GLOBAL ANTIMONY WRAP: Prices in Europe at two-month high; Chinese market quiet

Antimony prices in Europe continued to move up last week amid tightening supply while the Chinese market was quiet with limited buying activity seen.

Metal Bulletin assessed MMTA Standard Grade II antimony in warehouse Rotterdam prices at $8,300-8,650 per tonne on Friday August 25, unchanged from Wednesday, but up week on week from $8,300-8,650. Trioxide grade antimony prices in-warehouse Rotterdam were assessed at $8,350-8,700 per tonne. Both grades are holding around their two-month highs.

“The market is firm and it is difficult to get a reasonable price from China,” one trader said.

“I am getting a lot of enquiries from traders – they either want to take positions or are short. I’m not hearing anything from customers yet who are not back from summer holidays. It’s very tight at the moment. There is almost no difference between the two grades now,” a second trader said.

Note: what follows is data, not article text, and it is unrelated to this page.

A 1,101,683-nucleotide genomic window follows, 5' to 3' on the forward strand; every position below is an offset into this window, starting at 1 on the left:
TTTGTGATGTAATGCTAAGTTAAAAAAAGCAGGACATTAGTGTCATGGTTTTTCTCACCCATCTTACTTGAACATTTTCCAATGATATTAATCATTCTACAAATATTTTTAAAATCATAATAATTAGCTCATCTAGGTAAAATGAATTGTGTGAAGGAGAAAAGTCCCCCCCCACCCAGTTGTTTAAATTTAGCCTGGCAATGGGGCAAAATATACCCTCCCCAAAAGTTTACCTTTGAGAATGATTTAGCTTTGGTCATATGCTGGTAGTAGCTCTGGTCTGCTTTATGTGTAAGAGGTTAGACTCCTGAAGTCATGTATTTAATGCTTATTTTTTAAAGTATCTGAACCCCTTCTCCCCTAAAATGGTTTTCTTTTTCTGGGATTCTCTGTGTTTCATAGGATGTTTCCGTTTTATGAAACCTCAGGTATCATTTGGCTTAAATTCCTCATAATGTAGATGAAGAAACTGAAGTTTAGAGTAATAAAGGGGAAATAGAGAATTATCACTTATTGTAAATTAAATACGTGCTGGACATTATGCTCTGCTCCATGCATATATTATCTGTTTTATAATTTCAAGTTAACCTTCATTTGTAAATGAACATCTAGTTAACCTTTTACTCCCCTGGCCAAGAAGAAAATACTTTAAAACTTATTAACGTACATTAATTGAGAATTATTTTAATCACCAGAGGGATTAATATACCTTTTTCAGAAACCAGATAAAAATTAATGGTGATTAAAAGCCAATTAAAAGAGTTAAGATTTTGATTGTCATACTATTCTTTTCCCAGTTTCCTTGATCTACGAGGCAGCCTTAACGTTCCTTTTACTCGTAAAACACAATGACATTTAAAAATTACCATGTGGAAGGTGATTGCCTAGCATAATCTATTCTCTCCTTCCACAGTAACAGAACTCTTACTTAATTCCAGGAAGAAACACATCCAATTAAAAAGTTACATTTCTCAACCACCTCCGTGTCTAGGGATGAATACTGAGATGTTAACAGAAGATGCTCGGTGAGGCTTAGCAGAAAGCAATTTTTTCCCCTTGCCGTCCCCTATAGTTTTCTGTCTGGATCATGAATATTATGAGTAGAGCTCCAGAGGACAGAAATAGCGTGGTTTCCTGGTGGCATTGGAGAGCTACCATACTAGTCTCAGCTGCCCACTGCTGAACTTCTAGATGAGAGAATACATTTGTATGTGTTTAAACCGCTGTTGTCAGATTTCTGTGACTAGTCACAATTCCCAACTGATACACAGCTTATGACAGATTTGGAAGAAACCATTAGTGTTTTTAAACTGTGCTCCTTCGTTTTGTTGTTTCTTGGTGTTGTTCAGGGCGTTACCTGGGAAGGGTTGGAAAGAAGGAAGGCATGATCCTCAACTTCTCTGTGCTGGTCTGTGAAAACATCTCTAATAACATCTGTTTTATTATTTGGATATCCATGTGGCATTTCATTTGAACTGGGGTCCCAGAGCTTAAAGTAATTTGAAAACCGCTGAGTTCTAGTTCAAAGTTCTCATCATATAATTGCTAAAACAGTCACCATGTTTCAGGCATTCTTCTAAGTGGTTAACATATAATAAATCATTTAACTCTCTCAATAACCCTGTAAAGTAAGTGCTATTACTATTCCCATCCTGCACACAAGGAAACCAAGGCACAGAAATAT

“Still, there has been little if any volume business,” a trader in the USA noted. “It is eerily quiet for an August and it will be interesting to see how much business rolls in after the European summer vacations and the USA’s Labor Day,” the trader added.

Meanwhile, the Chinese antimony market was quiet over the past week due to sluggish demand for downstream products of antimony trioxide.
Metal Bulletin assessed China’s MMTA Standard Grade II delivered duty paid antimony prices at 55,500-56,500 yuan ($8,321-8,471) per tonne on Wednesday August 23, unchanged from one week ago.

Buying interest is low in the antimony metal and trioxide markets now so some suppliers have lowered offers to 55,000 yuan per tonne for antimony metal to attract orders.

“Production in antimony trioxide consuming industries have been disrupted by the nationwide environmental checks [in China] as well as weak demand in the off-season summer period, so buying activities in the physical market are really thin,” a Hunan-based market source said.

Small producers are accepting 55,000 yuan per tonne to sell antimony metal, Metal Bulletin learned, but the recent slight price rise in the European market is supporting the confidence of some suppliers who object to selling at low prices and choose not to quote.

“The Chinese antimony market is in a stalemate and how the market will go depends on the demand growth following the summer holidays outside of China and what the [ongoing] environmental inspections will affect more, supply or consumption?” another trader told Metal Bulletin.

We use cookies to provide a personalized site experience.
By continuing to use & browse the site you agree to our Privacy Policy.